There is no specific type of miso you have to use for Tonjiru. If you like one type of miso (such as white miso, awase miso, or red miso), you can use it. If you are new to miso, read this post to get familiar with it.

    For this Tonjiru, I used Enjuku Koji Miso from Hikari Miso®. I love the hint of sweetness that Koji Miso gives. More koji in the miso, the sweeter it tastes.

    Enjuku Koji Miso from Hikari Miso
    Delicious Enjuku Koji Miso from Hikari Miso®

    What Dishes to Serve with Tonjiru

    My mom always served Tonjiru in a donburi bowl as it was the main dish, and accompany the soup with a grilled fish. Because Tonjiru has meat in it, she usually avoids meat as a main dish.

    I follow the same way and usually serve a simple grilled fish such as Grilled Pacific Saury (Sanma), Grilled Mackerel (Saba Shioyaki) or Salted Salmon (Shiojake).

    Tonjiru already has tons of root vegetables, so you can skip side dishes that contain similar ingredients, and instead, serve sides like:

    Or if you’re really busy, just prepare a grilled fish and steamed rice, and that will still be an amazing nutritious meal!

    A black bowl containing pork and vegetable miso soup (Tonjiru).

    Looking for Similar Comforting Miso Soups?

    Tonjiru served in a black bowl.

    Japanese Ingredient Substitution: If you want to look for substitutes for Japanese condiments and ingredients, click here.

    Sign up for the free Just One Cookbook newsletter delivered to your inbox! And stay in touch with me on FacebookPinterestYouTube, and Instagram for all the latest updates.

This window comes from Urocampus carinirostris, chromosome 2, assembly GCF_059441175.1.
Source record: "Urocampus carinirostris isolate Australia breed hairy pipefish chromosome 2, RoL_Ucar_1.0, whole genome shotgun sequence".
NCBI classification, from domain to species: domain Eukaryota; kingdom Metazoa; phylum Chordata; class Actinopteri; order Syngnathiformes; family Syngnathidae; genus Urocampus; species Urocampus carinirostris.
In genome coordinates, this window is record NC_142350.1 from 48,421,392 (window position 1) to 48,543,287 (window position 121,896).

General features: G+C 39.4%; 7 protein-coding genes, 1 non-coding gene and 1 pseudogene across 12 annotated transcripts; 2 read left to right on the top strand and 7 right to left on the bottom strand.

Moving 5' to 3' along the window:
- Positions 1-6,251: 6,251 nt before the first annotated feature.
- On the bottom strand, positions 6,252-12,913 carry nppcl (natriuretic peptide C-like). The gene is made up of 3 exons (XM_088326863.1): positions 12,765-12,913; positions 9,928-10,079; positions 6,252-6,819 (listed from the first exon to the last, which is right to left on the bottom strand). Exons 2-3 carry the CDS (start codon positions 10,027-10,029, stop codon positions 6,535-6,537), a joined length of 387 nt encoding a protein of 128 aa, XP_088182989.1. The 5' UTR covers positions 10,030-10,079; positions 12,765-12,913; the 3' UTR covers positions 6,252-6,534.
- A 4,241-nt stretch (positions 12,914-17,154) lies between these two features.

4.88 from 8 votes
    Tonjiru served in a black bowl.
    Instant Pot Tonjiru
    Prep Time
    15 mins
    Cook Time
    45 mins
     

    Tonjiru (sometimes called Butajiru) is a hearty pork and vegetable miso soup. With just 1 min in the Instant Pot, it will be the ultimate, comfy soup for fall and winter months!

    Course: Soup
    Cuisine: Japanese
    Keyword: miso, miso soup
    Servings: 6
    Author: Nami
    Ingredients
    • 2 Yukon gold potatoes (280 g or 10 oz)
    • 1 onion
    • 1 daikon radish (150 g or 5 oz)
    • 1 carrot (150 g or 5 oz)
    • 1 gobo (burdock root) (135 g or 4.8 oz)
    • ½ konnyaku (konjac)
    • ½ lb pork belly slices (227 g; Tip: If you freeze the meat for about ½ hour ahead of time, it is much easier to cut)
    • 6 cups dashi (1440 ml)
    • 1 Tbsp neutral flavor oil (vegetable, canola, etc)
    • 2 green onions/scallions
    • 8 Tbsp miso (more or less depending on miso; I used Enjuku Koji Miso from Hikari Miso)
    Instructions
    1. Gather all the ingredients.
      IP Tonjiru Ingredients
    2. Cut the potatoes into ¼ inch thick slabs and then cut into sticks. Soak the potatoes in water to remove the starch, for about 15 minutes.
      IP Tonjiru 2
    3. Cut the onion into thin slices.
      IP Tonjiru 1
    4. Cut the daikon into ¼ inch thick slabs and then cut into sticks.
      IP Tonjiru 3
    5. Cut the carrot in half lengthwise, then cut into ¼ inch thick slices.
      IP Tonjiru 4
    6. Scrape the gobo skin with the back of the knife. Gobo has a delicious earthy taste right below the skin; therefore, you do not use a peeler to peel off the soft skin. Cut the gobo in half lengthwise.

      IP Tonjiru 5
    7. Thinly slice gobo diagonally. Soak in water for 15 minutes to get rid of the bitter taste. Optional: add a dollop of vinegar to the water to make the gobo white.

      IP Tonjiru 6
    8. Cut the konnyaku into ¼ inch thick slabs, then cut into sticks.